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America Is Over Diagnosed and Over Medicated

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The history of medicine has its glorious moments, but is also littered with false theories, blind allies, and harmful treatments. The emergence of invasive therapies in ancient Greece inspired Hippocrates to make 'First, Do No Harm' the foundational injunction of western medicine. Psychiatric medicines are quite effective when correctly prescribed for clearcut disorders. But Americans are taking too much medicine, often casually and unnecessarily prescribed by the wrong people for the wrong reasons, and causing lots of needless harm.

The really bad news is that the bulk of psychiatry is no longer done by psychiatrists. Psychiatric medicines are most often prescribed by primary care doctors who are always busy and usually under trained in psychiatry. And their diagnostic and treatment decisions are heavily influenced by drug company advertising aimed directly at patients combined with aggressive marketing campaigns aimed at doctors.

The result is massive overprescription of medicine for off label, untested, and inappropriate indications. Drug companies have more unregulated freedom in the U.S. than anywhere else in the world to push their product where it does not belong. Their success is measured in returns to shareholders, not benefits to patients.

It simply makes no sense that the antipsychotics are now the largest revenue producers among all classes of medicines -- bringing in $15 billion per year -- much of it coming from excessive use in vulnerable populations of children and the elderly. Antipsychotics often cause large weight gains increasing the risks of diabetes, heart disease, and shortened life expectancy. Almost equally concerning is that eleven percent of U.S. adults are taking an antidepressant medicine, making these the fourth most lucrative class for drug companies. Perversely, only a third of severely depressed people get the medicine they so desperately need, while many taking antidepressants do not need them at all and receive no more than placebo effect. And 4% of our kids are on stimulants for ADD, sometimes without a careful diagnostic workup and consideration of alternative approaches. A large secondary market has encouraged a third of college students to use stimulants for performance enhancement and/or recreation. We seem to be creating a brave new world in which everyone will take a psychiatric medicine, and some will take two or three or even more.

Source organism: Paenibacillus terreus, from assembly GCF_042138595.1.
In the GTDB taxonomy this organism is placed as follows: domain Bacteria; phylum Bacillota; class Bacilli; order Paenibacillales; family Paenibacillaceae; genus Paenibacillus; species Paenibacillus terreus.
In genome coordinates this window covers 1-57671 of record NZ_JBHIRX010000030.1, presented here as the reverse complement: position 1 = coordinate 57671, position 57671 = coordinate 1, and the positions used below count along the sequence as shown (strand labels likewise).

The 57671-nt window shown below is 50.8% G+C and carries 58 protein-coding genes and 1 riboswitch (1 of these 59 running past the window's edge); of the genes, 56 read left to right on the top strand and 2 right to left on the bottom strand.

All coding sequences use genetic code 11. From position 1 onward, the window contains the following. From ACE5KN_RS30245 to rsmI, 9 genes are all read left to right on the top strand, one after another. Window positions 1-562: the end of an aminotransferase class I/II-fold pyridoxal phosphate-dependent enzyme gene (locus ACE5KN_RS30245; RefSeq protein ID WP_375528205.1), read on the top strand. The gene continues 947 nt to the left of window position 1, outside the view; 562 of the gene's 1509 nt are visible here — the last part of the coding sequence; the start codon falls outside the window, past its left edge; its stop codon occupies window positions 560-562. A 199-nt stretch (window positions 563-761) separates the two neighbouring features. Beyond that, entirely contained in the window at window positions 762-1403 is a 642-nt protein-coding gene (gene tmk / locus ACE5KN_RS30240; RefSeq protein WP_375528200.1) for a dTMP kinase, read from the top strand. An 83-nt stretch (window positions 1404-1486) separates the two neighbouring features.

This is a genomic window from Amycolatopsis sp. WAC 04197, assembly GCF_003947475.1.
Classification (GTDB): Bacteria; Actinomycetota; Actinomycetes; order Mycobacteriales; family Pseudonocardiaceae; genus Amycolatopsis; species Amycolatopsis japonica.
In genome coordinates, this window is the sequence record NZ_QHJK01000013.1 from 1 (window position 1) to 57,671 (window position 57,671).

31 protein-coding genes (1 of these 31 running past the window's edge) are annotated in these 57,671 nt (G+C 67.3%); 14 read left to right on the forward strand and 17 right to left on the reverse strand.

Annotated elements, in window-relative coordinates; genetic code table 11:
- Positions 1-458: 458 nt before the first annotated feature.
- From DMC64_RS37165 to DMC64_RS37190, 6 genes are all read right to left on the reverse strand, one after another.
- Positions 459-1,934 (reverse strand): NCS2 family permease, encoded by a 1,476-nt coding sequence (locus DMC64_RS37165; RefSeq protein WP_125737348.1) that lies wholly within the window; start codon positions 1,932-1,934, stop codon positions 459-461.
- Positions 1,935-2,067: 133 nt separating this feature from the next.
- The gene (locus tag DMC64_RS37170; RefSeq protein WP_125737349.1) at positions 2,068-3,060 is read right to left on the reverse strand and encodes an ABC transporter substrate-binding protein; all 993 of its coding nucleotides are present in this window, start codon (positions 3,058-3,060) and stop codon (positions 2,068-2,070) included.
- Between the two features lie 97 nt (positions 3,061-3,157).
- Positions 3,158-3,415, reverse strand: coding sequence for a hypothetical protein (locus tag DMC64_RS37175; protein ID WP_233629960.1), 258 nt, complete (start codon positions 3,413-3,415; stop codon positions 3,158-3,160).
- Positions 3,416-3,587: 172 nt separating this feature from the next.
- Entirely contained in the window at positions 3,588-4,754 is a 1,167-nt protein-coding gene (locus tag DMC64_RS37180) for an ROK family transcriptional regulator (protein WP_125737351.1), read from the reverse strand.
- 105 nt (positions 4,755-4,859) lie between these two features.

Psychiatric diagnosis and treatment is particularly subject to fads and undue drug company influence because judgments are still based on subjective data that cannot be confirmed or disproved by laboratory tests. The pride of psychiatry is the enormous neuroscience base accumulated in the past thirty years, but the brain is the most complicated organ in the known universe and reveals its many secrets only very slowly. We have learned a great deal about normal brain functioning -- but still know very little about what causes the mental disorders. This enormous leap from basic brain science to clinical psychiatry will take decades to bridge in very small steps. In the meantime, decisions about diagnosis and treatment are only as good as the people making them -- and too often they are made after brief and cursory evaluations that ignore best diagnostic and treatment practices.